Caregivers rally to stop layoffs at Santa Rosa Memorial Hospital
More than 200 people picketed outside Santa Rosa Memorial Hospital Friday calling on the hospital to rescind layoffs to dozens of caregivers who worked around the clock in the aftermath of last year’s fires.
Chanting “What do we want? No layoffs!,” workers and supporters questioned why the hospital would be laying off frontline caregivers, including at least 25 nursing assistants, after reporting a $55 million profit last year.
“Management should be putting that money toward improving patient care in our community — instead they’re hoarding profits and eliminating caregivers,” said Ruben Valdez, a 41-year-old nursing assistant who marched with his three children just two days before he was scheduled to lose his job.
Car horns blared throughout the two-hour rally that was covered by KPIX, KQED and the Santa Rosa Press Democrat. Members of North Bay Jobs With Justice and the North Bay Labor Council addressed workers. “These jobs should not be lost,” North Bay Labor Council Executive President Jack Buckhorn told the picketers. “They’re not laying off at Sutter. They’re not laying off at Kaiser. This is greed.”
Santa Rosa Memorial, which is Sonoma County’s designated trauma center, announced in May that it would be laying off 55 workers, including 28 nursing assistants and the only technician trained to set broken bones.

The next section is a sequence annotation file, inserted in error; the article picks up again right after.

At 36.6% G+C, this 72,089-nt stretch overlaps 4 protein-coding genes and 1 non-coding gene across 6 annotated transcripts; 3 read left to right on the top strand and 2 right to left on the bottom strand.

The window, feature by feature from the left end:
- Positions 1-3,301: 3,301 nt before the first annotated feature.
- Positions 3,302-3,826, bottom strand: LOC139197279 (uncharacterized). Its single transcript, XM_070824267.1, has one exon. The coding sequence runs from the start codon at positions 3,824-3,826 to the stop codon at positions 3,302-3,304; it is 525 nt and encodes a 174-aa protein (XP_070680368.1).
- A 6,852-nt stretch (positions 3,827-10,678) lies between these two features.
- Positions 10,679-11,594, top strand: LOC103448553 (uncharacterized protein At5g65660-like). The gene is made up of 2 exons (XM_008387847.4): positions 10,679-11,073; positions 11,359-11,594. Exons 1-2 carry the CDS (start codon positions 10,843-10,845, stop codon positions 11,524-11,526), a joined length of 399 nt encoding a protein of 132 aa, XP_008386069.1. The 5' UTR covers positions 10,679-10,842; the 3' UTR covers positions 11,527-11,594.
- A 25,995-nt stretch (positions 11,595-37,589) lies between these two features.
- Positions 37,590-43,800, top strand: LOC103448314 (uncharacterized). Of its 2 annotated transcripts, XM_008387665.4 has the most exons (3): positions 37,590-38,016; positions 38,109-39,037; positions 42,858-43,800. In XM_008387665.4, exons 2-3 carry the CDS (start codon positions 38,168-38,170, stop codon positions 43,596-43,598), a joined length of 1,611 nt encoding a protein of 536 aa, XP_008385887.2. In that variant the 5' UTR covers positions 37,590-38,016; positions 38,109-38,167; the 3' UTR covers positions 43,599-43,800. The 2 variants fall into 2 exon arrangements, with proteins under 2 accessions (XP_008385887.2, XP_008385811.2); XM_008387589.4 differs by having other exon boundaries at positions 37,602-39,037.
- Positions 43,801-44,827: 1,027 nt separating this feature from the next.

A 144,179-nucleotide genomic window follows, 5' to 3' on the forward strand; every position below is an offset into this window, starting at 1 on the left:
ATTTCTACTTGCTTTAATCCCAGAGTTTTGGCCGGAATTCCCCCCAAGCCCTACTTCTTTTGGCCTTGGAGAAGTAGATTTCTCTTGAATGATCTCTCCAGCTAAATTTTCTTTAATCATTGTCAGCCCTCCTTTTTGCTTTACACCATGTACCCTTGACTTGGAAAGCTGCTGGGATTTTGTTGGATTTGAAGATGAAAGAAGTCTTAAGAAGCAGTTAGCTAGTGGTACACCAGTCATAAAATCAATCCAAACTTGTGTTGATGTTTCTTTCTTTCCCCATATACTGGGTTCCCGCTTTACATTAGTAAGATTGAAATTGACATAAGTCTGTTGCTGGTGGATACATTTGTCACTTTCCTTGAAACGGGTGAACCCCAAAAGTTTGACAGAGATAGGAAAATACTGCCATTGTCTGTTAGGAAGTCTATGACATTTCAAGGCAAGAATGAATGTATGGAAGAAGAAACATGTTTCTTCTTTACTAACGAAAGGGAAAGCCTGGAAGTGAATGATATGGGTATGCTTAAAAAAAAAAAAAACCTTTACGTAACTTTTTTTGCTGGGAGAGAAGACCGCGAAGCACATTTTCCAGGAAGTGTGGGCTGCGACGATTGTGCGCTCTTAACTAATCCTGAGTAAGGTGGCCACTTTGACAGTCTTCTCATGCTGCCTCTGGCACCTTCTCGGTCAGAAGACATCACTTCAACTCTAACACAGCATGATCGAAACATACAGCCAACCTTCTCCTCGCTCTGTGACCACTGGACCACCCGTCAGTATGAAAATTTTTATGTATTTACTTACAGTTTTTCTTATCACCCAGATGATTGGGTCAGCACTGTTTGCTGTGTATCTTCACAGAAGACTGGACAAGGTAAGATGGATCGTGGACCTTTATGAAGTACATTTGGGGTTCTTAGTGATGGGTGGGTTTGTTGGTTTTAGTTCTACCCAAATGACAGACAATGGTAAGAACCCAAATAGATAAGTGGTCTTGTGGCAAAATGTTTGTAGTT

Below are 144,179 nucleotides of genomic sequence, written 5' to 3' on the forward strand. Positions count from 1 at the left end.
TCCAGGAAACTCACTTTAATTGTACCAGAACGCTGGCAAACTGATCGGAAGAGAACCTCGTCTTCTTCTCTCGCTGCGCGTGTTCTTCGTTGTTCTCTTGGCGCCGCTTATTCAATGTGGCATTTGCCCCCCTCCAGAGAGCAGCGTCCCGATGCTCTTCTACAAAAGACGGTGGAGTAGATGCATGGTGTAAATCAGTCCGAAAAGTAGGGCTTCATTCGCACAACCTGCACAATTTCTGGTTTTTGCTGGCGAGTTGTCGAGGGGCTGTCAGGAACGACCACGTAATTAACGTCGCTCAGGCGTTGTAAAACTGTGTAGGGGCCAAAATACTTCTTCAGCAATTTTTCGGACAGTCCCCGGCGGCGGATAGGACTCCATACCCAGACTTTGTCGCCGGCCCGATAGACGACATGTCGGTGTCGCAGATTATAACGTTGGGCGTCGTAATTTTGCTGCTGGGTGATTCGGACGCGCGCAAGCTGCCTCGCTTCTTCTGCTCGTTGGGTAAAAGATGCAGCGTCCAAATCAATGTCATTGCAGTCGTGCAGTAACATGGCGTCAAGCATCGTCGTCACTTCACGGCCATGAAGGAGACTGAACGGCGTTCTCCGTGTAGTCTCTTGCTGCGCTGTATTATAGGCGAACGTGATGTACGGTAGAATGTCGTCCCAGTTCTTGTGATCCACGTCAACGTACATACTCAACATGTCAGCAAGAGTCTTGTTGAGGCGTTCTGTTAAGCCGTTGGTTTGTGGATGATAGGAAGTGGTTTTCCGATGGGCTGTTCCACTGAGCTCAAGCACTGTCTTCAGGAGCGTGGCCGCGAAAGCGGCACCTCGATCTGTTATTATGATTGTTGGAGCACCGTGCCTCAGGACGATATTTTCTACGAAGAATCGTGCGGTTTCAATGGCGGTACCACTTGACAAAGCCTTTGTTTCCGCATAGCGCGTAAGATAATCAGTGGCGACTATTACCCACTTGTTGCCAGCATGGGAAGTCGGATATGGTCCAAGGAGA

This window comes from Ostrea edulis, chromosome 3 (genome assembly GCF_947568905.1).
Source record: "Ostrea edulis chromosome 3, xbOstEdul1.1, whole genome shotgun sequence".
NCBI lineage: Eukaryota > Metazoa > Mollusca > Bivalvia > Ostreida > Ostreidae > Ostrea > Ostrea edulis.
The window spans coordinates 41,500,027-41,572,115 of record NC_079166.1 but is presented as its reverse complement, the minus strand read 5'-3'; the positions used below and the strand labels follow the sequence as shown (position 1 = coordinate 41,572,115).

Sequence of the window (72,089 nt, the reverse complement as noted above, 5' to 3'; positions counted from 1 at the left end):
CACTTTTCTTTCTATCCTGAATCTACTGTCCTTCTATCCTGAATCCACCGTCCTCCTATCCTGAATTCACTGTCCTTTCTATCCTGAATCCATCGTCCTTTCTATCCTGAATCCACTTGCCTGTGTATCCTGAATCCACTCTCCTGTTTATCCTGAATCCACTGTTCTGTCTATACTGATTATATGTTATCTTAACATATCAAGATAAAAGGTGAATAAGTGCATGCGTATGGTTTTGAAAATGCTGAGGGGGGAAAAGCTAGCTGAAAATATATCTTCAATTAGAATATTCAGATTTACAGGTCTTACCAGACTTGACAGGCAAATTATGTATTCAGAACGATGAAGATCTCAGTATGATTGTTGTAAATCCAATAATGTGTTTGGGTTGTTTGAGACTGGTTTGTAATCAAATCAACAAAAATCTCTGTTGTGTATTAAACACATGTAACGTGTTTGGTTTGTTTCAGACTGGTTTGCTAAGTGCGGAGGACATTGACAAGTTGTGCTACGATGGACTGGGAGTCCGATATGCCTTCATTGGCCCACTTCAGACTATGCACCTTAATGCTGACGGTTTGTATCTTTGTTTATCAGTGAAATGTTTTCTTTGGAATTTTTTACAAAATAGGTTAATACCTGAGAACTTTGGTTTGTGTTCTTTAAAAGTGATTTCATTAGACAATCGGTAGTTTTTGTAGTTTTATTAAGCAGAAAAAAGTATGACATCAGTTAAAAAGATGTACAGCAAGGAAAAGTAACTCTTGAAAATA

Many of those getting pink slips worked at the hospital every day during last year’s fatal wildfires even after being evacuated from their homes.
“I lost my house and car in the fire, but I still walked an hour to work every day from my hotel room wearing a mask to protect myself from the smoky air,” said Norah Jensen, a nursing assistant. “So many of us gave our blood, sweat and tears to this hospital. For them to layoff us off while continuing to make so much money is incredibly cruel to us and our patients.”
Memorial CEO Todd Salnas wrote to workers that the hospital “needs to operate in the most cost-effective way possible,” and tried to couch the layoffs as “a response to external pressures and market forces.” This belies the fact that Memorial is consistently profitable. After turning a $55 million profit in 2017, it made $11 million in the first three months of this year, according to reports it filed with the state.
Jesarela Hernandez, who was on leave bonding with her newborn daughter when she learned that she would be losing her job, said she and her coworkers are still intent on getting the layoffs rescinded.
“This amazing rally is just the beginning,” she said. “We’re going to keep fighting so they stop trying to do this to good, hard-working people.”